As the names of the philosophers already mentioned suggest, sovereignty is a Western political concept. In the less-developed world, the concept has taken hold and is still functioning much as it did in the Renaissance: as a way to resolve competition for power among entities within a state. In the developed Western world, however, the concept is now functioning less within a state and more among states. In this larger context, sovereignty allows states, however they might be governed, to exercise the highest, the final, and the most all-encompassing power over their internal affairs without interference from other entities. The United Nations (UN) charter, for example, in Article 2, paragraphs 1 and 7, establishes this concept of sovereignty as a basic assumption for the conduct of international affairs in the post-World War II period.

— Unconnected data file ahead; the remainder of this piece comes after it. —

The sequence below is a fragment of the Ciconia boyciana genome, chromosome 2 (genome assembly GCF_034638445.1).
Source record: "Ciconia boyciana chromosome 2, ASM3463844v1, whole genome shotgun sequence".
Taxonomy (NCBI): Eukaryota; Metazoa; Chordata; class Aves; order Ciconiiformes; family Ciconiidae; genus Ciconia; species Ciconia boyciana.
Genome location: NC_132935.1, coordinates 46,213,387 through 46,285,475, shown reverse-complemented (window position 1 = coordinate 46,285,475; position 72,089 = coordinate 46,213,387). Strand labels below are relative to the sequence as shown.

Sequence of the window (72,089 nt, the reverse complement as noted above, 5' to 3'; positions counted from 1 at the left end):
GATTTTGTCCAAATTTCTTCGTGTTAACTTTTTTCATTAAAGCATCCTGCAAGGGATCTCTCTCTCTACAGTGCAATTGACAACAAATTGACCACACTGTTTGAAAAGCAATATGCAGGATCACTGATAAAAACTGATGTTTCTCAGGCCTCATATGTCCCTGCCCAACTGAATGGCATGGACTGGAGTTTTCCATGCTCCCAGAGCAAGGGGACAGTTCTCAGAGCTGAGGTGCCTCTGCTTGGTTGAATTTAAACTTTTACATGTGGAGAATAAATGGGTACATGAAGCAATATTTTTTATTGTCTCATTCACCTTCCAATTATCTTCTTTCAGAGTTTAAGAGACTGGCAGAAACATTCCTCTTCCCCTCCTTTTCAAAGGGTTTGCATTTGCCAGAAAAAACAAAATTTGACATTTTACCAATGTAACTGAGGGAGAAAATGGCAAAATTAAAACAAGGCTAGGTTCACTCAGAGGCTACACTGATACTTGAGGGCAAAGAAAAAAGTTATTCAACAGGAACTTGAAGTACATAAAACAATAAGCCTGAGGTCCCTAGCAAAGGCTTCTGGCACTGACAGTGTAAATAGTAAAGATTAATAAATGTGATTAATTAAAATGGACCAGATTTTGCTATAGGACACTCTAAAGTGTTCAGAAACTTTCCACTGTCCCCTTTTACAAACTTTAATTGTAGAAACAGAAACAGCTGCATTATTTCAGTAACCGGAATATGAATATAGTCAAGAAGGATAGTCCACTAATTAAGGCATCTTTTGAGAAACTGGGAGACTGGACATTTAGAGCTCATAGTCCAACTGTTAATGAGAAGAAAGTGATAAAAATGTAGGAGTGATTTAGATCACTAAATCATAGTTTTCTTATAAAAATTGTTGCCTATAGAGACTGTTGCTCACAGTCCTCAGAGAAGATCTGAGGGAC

Already implicit in that charter, however, is a complication that undercuts this concept of sovereignty: The charter recognizes the right of the global community to act under certain circumstancesfor example, if human rights are being violated. That concern was important in the post-Holocaust environment in which the charter was written, and that concern has incrementally increased in the decades since. Joining it has been a concern for the common resources of air and water as well as the presumably common frontier of space. If the supposed sovereign state is violating human rights or fouling the commons, the international community should be able to act in some manner to overrule that state's internal decisions. Is, then, the international communityor some international organization such as the UNsovereign? Most would say no, for UN edicts can be ignored by the state. Of course, the renegade state then tempts the UN to enforce its position militarily. Such action, however, would not be viewed as an affront to the state's sovereignty but, rather, an extraordinary response to a sovereign state's affront to internationally recognized standards of conduct that transcend sovereignty.